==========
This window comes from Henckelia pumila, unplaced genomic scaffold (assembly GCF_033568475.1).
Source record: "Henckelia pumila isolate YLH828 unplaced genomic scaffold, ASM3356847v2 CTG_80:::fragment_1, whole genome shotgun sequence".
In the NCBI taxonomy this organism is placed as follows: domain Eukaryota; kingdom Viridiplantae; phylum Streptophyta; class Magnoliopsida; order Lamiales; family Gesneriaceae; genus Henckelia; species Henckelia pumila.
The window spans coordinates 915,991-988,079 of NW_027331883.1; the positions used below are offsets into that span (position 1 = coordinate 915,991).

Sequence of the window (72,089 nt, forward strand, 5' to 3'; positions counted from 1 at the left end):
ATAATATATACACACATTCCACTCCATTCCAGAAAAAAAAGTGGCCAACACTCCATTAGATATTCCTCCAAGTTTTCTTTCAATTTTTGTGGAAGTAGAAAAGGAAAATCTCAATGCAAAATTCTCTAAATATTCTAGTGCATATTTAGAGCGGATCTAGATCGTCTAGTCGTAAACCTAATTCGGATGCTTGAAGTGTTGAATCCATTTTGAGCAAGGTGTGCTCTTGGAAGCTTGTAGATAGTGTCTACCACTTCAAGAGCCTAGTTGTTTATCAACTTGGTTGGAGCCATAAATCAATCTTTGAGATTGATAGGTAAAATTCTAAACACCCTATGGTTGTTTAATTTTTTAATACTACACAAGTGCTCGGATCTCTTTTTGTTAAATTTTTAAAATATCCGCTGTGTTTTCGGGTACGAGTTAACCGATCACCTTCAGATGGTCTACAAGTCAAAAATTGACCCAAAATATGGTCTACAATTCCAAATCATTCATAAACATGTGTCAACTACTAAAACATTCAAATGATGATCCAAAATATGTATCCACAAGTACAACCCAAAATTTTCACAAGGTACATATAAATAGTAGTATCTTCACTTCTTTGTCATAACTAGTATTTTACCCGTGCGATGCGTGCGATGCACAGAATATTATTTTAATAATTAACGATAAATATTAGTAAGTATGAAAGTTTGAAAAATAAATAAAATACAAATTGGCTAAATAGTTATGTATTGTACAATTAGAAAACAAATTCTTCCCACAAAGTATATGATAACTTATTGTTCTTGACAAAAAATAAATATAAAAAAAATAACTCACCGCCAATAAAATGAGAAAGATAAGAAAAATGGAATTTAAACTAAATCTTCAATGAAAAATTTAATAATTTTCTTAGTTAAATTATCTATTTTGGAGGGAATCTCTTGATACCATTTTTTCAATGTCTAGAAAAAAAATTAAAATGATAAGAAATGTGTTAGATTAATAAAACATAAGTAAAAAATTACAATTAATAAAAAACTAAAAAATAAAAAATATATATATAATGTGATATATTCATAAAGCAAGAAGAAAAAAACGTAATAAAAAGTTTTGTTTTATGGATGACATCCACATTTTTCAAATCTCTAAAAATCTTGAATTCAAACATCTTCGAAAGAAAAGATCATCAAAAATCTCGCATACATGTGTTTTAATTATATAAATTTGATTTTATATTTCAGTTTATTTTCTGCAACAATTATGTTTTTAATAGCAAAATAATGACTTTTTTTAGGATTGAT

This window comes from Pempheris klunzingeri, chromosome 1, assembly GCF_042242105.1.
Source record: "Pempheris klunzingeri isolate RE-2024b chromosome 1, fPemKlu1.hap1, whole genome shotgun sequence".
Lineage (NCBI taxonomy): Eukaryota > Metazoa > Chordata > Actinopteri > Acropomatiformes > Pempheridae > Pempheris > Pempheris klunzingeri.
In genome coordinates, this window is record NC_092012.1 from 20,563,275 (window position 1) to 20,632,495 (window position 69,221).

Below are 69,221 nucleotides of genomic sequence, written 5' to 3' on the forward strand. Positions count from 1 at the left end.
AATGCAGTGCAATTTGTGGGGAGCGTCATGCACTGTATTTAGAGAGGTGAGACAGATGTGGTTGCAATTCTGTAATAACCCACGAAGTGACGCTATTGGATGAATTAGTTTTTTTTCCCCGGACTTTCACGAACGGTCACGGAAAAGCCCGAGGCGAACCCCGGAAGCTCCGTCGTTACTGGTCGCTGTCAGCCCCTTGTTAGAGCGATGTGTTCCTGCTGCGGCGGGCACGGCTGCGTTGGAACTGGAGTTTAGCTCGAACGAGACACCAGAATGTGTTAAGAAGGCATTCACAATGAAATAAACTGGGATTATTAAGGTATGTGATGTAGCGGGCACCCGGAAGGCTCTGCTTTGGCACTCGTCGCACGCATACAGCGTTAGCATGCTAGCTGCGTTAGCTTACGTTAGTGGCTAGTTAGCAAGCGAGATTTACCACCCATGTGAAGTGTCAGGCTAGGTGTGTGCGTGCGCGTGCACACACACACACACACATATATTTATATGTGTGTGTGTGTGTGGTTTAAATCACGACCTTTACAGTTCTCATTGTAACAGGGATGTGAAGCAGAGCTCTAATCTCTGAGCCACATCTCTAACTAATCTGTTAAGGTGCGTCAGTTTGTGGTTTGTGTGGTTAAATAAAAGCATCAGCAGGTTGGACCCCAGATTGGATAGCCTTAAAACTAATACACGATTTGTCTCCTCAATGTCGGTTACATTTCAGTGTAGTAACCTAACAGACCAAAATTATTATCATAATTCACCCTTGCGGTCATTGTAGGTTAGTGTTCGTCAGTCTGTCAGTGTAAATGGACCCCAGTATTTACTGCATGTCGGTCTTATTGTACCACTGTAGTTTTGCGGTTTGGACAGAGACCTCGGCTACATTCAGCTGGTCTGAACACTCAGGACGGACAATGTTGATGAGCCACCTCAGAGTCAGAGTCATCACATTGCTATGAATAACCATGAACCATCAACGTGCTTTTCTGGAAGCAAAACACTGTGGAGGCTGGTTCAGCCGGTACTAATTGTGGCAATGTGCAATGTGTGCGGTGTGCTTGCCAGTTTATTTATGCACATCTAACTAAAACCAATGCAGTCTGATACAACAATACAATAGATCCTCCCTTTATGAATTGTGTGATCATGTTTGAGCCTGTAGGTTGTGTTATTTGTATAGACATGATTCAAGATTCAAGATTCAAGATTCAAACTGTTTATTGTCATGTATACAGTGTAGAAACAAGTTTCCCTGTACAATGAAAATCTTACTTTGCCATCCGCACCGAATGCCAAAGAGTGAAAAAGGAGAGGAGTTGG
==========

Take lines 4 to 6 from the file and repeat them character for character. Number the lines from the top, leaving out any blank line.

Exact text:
The window spans coordinates 915,991-988,079 of NW_027331883.1; the positions used below are offsets into that span (position 1 = coordinate 915,991).

Sequence of the window (72,089 nt, forward strand, 5' to 3'; positions counted from 1 at the left end):
ATAATATATACACACATTCCACTCCATTCCAGAAAAAAAAGTGGCCAACACTCCATTAGATATTCCTCCAAGTTTTCTTTCAATTTTTGTGGAAGTAGAAAAGGAAAATCTCAATGCAAAATTCTCTAAATATTCTAGTGCATATTTAGAGCGGATCTAGATCGTCTAGTCGTAAACCTAATTCGGATGCTTGAAGTGTTGAATCCATTTTGAGCAAGGTGTGCTCTTGGAAGCTTGTAGATAGTGTCTACCACTTCAAGAGCCTAGTTGTTTATCAACTTGGTTGGAGCCATAAATCAATCTTTGAGATTGATAGGTAAAATTCTAAACACCCTATGGTTGTTTAATTTTTTAATACTACACAAGTGCTCGGATCTCTTTTTGTTAAATTTTTAAAATATCCGCTGTGTTTTCGGGTACGAGTTAACCGATCACCTTCAGATGGTCTACAAGTCAAAAATTGACCCAAAATATGGTCTACAATTCCAAATCATTCATAAACATGTGTCAACTACTAAAACATTCAAATGATGATCCAAAATATGTATCCACAAGTACAACCCAAAATTTTCACAAGGTACATATAAATAGTAGTATCTTCACTTCTTTGTCATAACTAGTATTTTACCCGTGCGATGCGTGCGATGCACAGAATATTATTTTAATAATTAACGATAAATATTAGTAAGTATGAAAGTTTGAAAAATAAATAAAATACAAATTGGCTAAATAGTTATGTATTGTACAATTAGAAAACAAATTCTTCCCACAAAGTATATGATAACTTATTGTTCTTGACAAAAAATAAATATAAAAAAAATAACTCACCGCCAATAAAATGAGAAAGATAAGAAAAATGGAATTTAAACTAAATCTTCAATGAAAAATTTAATAATTTTCTTAGTTAAATTATCTATTTTGGAGGGAATCTCTTGATACCATTTTTTCAATGTCTAGAAAAAAAATTAAAATGATAAGAAATGTGTTAGATTAATAAAACATAAGTAAAAAATTACAATTAATAAAAAACTAAAAAATAAAAAATATATATATAATGTGATATATTCATAAAGCAAGAAGAAAAAAACGTAATAAAAAGTTTTGTTTTATGGATGACATCCACATTTTTCAAATCTCTAAAAATCTTGAATTCAAACATCTTCGAAAGAAAAGATCATCAAAAATCTCGCATACATGTGTTTTAATTATATAAATTTGATTTTATATTTCAGTTTATTTTCTGCAACAATTATGTTTTTAATAGCAAAATAATGACTTTTTTTAGGATTGAT